A Wheel Within a Wheel: Bicycles & Women's Rights

November 30, 2015

A Wheel Within a Wheel: Bicycles & Women's Rights

As specialist in science and technology I'm not interested in discoveries and inventions only for their own sake, but also for how they affect people's everyday lives, sometimes in unexpected ways. A wonderful example is the adoption of the bicycle by late-19th century women as both a practical tool and a symbol of freedom. In A Wheel Within A Wheel: How I Learned to Ride the Bicycle (1895), the American suffragist leader Frances Willard describes her attempts to master this new technology, as well her belief that the bicycle will transform women's lives and their fight for equal rights.

The story began in the 1880s, when the new safety bicycle replaced the dangerous penny-farthing and made the technology accessible to non-sportsmen for the first time. By the beginning of the 1890s the US and UK were experiencing bicycle mania. While all sections of the population participated in the pastime, bicycling appealed particularly strongly to women, who found in it a new sense of freedom and power. Debates over the propriety of women cycling and the push for comfortable and non-restrictive clothing for female cyclists provided an arena in which women “actively contested and rethought femininity” (Scranton, Beauty and Business, p. 26). Leading suffragists, including Elizabeth Cady Stanton and Susan B. Anthony, were enthusiastic cyclists, and the bicycle became an important symbol for the women’s movement.

Frances Willard was fifty-three, and a long-time suffragist and temperance activist, when she first took up cycling. Her interest was initially sparked by the belief that cycling would draw men and boys away from alcohol by offering more wholesome thrills. But she also felt stifled by the lifetime of restricted movement she had endured as a 19th-century woman, and sought to regain some of the joy of physical activity she had experienced as a child in rural Wisconsin.

A Wheel Within a Wheel charts Willard’s progress as she learns to ride with the help of female friends, and describes how she finds "a whole philosophy of life in the wooing and winning of my bicycle” (p. 25). She muses eloquently on the thrill of speed, the joy of mastering an athletic skill, and the delights of the outdoors, and compares the tribulations of learning to ride with those of life in general. Most importantly, Willard discusses how the bicycle will transform “the woman question”.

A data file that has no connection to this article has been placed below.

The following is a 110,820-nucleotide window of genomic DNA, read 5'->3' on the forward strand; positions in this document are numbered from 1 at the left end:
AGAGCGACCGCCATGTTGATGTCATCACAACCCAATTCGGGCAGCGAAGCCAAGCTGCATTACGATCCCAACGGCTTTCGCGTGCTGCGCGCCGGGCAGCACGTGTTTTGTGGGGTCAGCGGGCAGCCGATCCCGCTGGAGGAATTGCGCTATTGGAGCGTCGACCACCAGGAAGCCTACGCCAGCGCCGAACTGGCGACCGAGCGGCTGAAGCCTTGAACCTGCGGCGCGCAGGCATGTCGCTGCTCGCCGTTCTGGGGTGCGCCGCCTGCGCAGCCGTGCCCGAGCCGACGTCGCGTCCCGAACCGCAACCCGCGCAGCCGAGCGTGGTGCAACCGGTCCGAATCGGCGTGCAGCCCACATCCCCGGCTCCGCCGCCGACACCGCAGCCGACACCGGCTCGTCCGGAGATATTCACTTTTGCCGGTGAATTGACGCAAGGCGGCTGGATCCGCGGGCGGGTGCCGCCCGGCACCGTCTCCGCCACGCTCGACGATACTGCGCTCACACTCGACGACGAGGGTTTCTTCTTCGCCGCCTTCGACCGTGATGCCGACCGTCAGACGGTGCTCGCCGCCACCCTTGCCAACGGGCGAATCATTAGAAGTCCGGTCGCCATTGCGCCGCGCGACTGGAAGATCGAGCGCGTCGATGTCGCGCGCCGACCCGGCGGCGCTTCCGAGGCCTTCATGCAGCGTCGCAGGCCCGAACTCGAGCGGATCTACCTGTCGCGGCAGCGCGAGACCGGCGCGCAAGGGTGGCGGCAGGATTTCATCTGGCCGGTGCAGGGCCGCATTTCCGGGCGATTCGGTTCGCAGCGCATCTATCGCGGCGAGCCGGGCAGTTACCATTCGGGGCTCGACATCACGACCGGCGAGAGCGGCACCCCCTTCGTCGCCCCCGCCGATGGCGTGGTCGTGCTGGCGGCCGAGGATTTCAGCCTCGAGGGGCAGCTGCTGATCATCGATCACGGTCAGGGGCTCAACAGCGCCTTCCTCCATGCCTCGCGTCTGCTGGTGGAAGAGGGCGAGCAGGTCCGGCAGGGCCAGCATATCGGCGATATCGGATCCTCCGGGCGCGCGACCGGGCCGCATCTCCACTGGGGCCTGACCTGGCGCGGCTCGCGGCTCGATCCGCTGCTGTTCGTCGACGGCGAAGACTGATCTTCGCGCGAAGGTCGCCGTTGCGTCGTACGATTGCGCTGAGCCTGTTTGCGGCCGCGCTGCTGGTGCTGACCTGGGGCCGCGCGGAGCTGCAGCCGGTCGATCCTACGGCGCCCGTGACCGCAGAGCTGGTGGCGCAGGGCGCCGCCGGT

“If women ride they must, when riding, dress more rationally than they have been wont to do. If they do this many prejudices as to what they may be allowed to wear will melt away… A reform often advances most rapidly by indirection. An ounce of practice is worth a ton of theory; and the graceful and becoming costume of woman on the bicycle will convince the world that has brushed aside the theories, no matter how well constructed, and the arguments, no matter how logical, of dress-reformers” (pp. 38-39).

“We saw with satisfaction the great advantage in good fellowship and mutual understanding between men and women who take the road together, sharing its hardships and rejoicing in the poetry of motion… The old fables, myths, and follies associated with the idea of woman’s incompetence to handle bat and oar, bridle and rein, and at last the cross-bar of the bicycle, are passing into contempt in presence of the nimbleness, agility, and skill of ‘that boy’s sister’” (pp. 40-41).

This copy of A Wheel Within a Wheel is particularly special, as it's in absolutely beautiful condition in the rare glassine dust jacket. Dust jackets from any 19th-century book are scarce because they were usually discarded immediately, especially if they were plain glassine or paper like this one. We also have another copy in a variant red cloth binding. Either one would make a wonderful gift for a cyclist.

Modern women, whether cyclists or not, owe a great deal to the pioneers who came before us on two wheels and made technology the servant of progress. As Adrienne LaFrance wrote in a recent Atlantic piece, "I couldn't help but imagine what it must have felt like—in an age when American women were still decades from the right to vote and inundated with men's opinions about their ankles—for a woman to to go outside, hop on her bicycle, and ride as fast as she could wherever she wanted, leaving the rest of the world wondering where she might go".